Creating and Understanding Parenting Plans
A divorcing family must design a thoughtful parenting plan to insure a focused family environment. A well designed plan lessens disagreements, decreases conflict, and helps the entire family understand and accept the future.
A good parenting plan gives children a measure of routine and predictability. A written plan, spelling out explicit visitation protocols, can go miles toward making life easier for everyone involved. A parenting plan decreases conflict between ex-spouses, and it increases the chances that the children will grow up in a stable environment. It also encourages the parents to work together amicably. Most divorced parents come to realize that consistency makes for predictability.
The parenting plan, which is normally incorporated with the marital settlement agreement, has the force of a court order.
A well thought out and designed parenting plan makes it possible for children of divorce to spend good time -- and have good memories -- of the time spent with both parents. And divorce makes it more important than ever that a child spend time with both parents. A good plan gives the parents an opportunity to participate in the children's education, finances, and any health care they may need.
Negotiating Parenting Arrangements
Divorcing parents must negotiate with each other in order to create a sound environment for their children. Parents must understand the needs of the children, and must take into consideration that what they are doing is in the best interests of the children. In a divorce, children endure an enormous amount of change, so is important that the parents work together and not against each other. It is also important to try to keep court involvement at a minimum when dealing with certain parenting issues.
Normally a parenting plan stipulates the following:
The basics of a good parenting plan are listed below:
Parenting Custody and Arrangements
Parents are obligated to provide for the children's education, medical care and safety. If the custody is joint, as the result of the divorce, then the parents must make arrangements for the new living accommodations for the children. Both parents are obligated to replicate conditions the children find in an intact family environment.
The most common custody in the courts is either sole or shared custody. In a sole custody arrangement, only one parent physically cares for the children, while the other parent is granted visitation. In a shared custody arrangement, both parents are able to spend significant time with the children.
The terms and conditions of medical insurance coverage and extraordinary out-of-pocket medical expenses for the children are normally described in the marital separation agreement, but the parenting plan may reference medical care, providing that each parent keep the other informed about the child's routine visits to the doctor.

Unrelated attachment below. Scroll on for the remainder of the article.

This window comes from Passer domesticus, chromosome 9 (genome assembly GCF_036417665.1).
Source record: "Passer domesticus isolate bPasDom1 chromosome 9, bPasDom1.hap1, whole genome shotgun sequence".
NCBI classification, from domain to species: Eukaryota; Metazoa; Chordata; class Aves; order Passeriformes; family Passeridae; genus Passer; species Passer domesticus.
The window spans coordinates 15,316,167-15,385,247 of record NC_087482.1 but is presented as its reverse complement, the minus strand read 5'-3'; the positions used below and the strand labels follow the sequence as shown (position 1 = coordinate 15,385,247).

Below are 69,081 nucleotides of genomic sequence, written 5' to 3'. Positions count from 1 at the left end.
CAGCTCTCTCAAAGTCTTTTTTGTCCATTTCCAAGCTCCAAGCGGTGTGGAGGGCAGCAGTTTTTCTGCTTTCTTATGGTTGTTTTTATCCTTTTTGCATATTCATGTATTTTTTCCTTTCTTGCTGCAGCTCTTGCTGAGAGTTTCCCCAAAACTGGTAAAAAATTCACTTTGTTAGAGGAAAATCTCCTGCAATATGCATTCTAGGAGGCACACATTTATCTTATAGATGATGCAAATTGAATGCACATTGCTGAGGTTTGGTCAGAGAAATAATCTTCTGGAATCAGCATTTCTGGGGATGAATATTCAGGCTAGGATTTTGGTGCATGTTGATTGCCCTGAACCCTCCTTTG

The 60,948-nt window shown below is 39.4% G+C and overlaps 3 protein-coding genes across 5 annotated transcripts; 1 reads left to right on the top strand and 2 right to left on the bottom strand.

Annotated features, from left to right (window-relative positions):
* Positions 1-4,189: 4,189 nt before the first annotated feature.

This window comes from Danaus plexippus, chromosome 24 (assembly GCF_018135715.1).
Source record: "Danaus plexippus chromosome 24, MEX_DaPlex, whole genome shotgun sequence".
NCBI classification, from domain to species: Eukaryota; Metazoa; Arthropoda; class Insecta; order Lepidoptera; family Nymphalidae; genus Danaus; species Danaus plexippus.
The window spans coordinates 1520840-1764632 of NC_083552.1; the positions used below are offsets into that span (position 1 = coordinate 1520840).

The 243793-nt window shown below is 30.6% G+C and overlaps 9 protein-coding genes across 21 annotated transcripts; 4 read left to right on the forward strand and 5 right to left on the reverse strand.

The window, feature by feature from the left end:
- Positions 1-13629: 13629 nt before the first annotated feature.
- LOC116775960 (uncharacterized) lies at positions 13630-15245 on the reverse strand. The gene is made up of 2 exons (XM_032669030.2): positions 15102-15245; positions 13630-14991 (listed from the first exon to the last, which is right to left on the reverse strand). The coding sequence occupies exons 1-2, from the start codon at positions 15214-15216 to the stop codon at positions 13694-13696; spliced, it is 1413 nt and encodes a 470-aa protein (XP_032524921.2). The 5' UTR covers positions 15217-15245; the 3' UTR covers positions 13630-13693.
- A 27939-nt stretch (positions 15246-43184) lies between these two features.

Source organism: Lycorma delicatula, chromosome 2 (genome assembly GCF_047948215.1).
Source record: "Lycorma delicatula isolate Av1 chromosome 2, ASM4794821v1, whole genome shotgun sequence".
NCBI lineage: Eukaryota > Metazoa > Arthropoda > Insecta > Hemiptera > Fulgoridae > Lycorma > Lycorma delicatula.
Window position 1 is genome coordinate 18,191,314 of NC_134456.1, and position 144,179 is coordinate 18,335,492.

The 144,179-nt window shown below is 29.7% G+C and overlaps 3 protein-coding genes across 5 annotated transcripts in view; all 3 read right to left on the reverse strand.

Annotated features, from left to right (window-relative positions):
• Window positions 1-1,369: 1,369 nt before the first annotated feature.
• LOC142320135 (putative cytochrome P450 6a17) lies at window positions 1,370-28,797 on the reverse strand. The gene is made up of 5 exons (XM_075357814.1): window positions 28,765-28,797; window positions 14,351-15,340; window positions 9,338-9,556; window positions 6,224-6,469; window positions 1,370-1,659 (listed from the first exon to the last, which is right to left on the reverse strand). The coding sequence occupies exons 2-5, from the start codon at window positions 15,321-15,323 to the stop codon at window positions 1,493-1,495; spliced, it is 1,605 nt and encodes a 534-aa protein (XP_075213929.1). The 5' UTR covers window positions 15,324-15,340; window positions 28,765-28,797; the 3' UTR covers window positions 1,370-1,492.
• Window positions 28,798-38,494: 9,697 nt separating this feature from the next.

Some parenting plans also establish protocols for grandparent visitation. The plans may include agreements about third-party care of the children. They may establish limits on television watching, computer use, bedtimes, rules for homework.
Some plans now specifically include email as a designated communication links between children and the noncustodial parent, and designate a set time of the day for the noncustodial parent to call the child on the telephone.
The introduction of new partners into the lives of small children can be very difficult for a youngster, so a parenting plan may deal with dating and establish dating accords, including sleep over protocols for new partners.
Common Questions and Answers
Q. Why is a parenting plan important for divorced parents?
A. Because custody and visitation are very often two flash points between divorced couples, a good parenting plan goes a long way toward eliminating issues that can become inflammatory.
Q. How does a parenting plan help divorced spouses?
A. Divorced parenting is more difficult because the spouses are now seldom together to reinforce one another. A parenting plan, though obviously not as good as two parents physically present, reinforces the agreement that both parents create. For example, the plan may allow for only so much television watching per day. Because this is stipulated in the plan, television watching is no longer "on the table," that is, no longer open to negotiation.
Q. What can parents write in the plan?
A. Within reason, spouses can write anything into the plan. No one right plan exists; anything that works is fine. A parenting plan deals with the nuts and bolts of custody arrangements and the specifics of visitation by the noncustodial parent, such as schooling, special days and dates and contact by noncustodial parent. The plan is often built around a core schedule of hours and days when the noncustodial parent takes charge of the children. The plan is a trellis that supports divorced parenting.
Q. What should divorcing parents remember in writing a plan?
A. No judge knows the children as well as his or her parents. If the parents cannot negotiate a plan themselves, the courts will do it for them, but courts would much prefer that the parents do it. Most of the time the parents are left with the responsibility of making arrangements.
Useful Online Tools
Resources & Tools
PARENTING CLASSES -- In some jurisdictions, parenting classes for the parents of minors are now required as a preliminary to divorce. The classes teach parents how to minimize the negative effects of divorce on their children and serve to restate parental responsibilities in the context of divorce. They are not an eleventh-hour attempt at marriage counseling.
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